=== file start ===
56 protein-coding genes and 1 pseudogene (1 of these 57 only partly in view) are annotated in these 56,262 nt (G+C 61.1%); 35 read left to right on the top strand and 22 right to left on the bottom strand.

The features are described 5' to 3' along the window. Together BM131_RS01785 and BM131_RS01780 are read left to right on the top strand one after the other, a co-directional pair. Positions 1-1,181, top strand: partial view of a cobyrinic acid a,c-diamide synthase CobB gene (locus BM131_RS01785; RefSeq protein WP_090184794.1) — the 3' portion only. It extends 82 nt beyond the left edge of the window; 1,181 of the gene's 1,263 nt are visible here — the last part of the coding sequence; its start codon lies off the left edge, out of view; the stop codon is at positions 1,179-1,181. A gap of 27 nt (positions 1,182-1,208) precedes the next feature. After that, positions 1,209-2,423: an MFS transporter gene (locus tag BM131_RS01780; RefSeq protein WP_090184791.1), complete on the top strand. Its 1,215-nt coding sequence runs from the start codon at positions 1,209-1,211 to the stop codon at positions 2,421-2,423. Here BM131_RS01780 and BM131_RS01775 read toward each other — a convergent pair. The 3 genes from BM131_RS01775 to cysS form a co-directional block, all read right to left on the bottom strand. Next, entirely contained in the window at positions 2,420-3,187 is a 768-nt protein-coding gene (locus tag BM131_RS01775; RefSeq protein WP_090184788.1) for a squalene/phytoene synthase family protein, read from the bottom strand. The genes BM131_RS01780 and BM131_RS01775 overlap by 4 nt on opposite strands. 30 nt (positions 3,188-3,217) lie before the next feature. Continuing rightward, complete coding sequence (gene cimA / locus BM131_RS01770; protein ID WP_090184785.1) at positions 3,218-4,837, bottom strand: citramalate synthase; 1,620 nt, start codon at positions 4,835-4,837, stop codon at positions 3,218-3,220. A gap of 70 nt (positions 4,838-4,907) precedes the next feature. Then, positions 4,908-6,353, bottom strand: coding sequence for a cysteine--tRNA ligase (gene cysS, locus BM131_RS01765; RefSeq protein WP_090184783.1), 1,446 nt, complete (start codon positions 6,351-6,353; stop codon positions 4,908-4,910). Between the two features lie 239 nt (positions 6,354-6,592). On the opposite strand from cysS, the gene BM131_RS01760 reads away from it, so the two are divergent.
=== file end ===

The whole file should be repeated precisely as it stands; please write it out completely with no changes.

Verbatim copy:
56 protein-coding genes and 1 pseudogene (1 of these 57 only partly in view) are annotated in these 56,262 nt (G+C 61.1%); 35 read left to right on the top strand and 22 right to left on the bottom strand.

The features are described 5' to 3' along the window. Together BM131_RS01785 and BM131_RS01780 are read left to right on the top strand one after the other, a co-directional pair. Positions 1-1,181, top strand: partial view of a cobyrinic acid a,c-diamide synthase CobB gene (locus BM131_RS01785; RefSeq protein WP_090184794.1) — the 3' portion only. It extends 82 nt beyond the left edge of the window; 1,181 of the gene's 1,263 nt are visible here — the last part of the coding sequence; its start codon lies off the left edge, out of view; the stop codon is at positions 1,179-1,181. A gap of 27 nt (positions 1,182-1,208) precedes the next feature. After that, positions 1,209-2,423: an MFS transporter gene (locus tag BM131_RS01780; RefSeq protein WP_090184791.1), complete on the top strand. Its 1,215-nt coding sequence runs from the start codon at positions 1,209-1,211 to the stop codon at positions 2,421-2,423. Here BM131_RS01780 and BM131_RS01775 read toward each other — a convergent pair. The 3 genes from BM131_RS01775 to cysS form a co-directional block, all read right to left on the bottom strand. Next, entirely contained in the window at positions 2,420-3,187 is a 768-nt protein-coding gene (locus tag BM131_RS01775; RefSeq protein WP_090184788.1) for a squalene/phytoene synthase family protein, read from the bottom strand. The genes BM131_RS01780 and BM131_RS01775 overlap by 4 nt on opposite strands. 30 nt (positions 3,188-3,217) lie before the next feature. Continuing rightward, complete coding sequence (gene cimA / locus BM131_RS01770; protein ID WP_090184785.1) at positions 3,218-4,837, bottom strand: citramalate synthase; 1,620 nt, start codon at positions 4,835-4,837, stop codon at positions 3,218-3,220. A gap of 70 nt (positions 4,838-4,907) precedes the next feature. Then, positions 4,908-6,353, bottom strand: coding sequence for a cysteine--tRNA ligase (gene cysS, locus BM131_RS01765; RefSeq protein WP_090184783.1), 1,446 nt, complete (start codon positions 6,351-6,353; stop codon positions 4,908-4,910). Between the two features lie 239 nt (positions 6,354-6,592). On the opposite strand from cysS, the gene BM131_RS01760 reads away from it, so the two are divergent.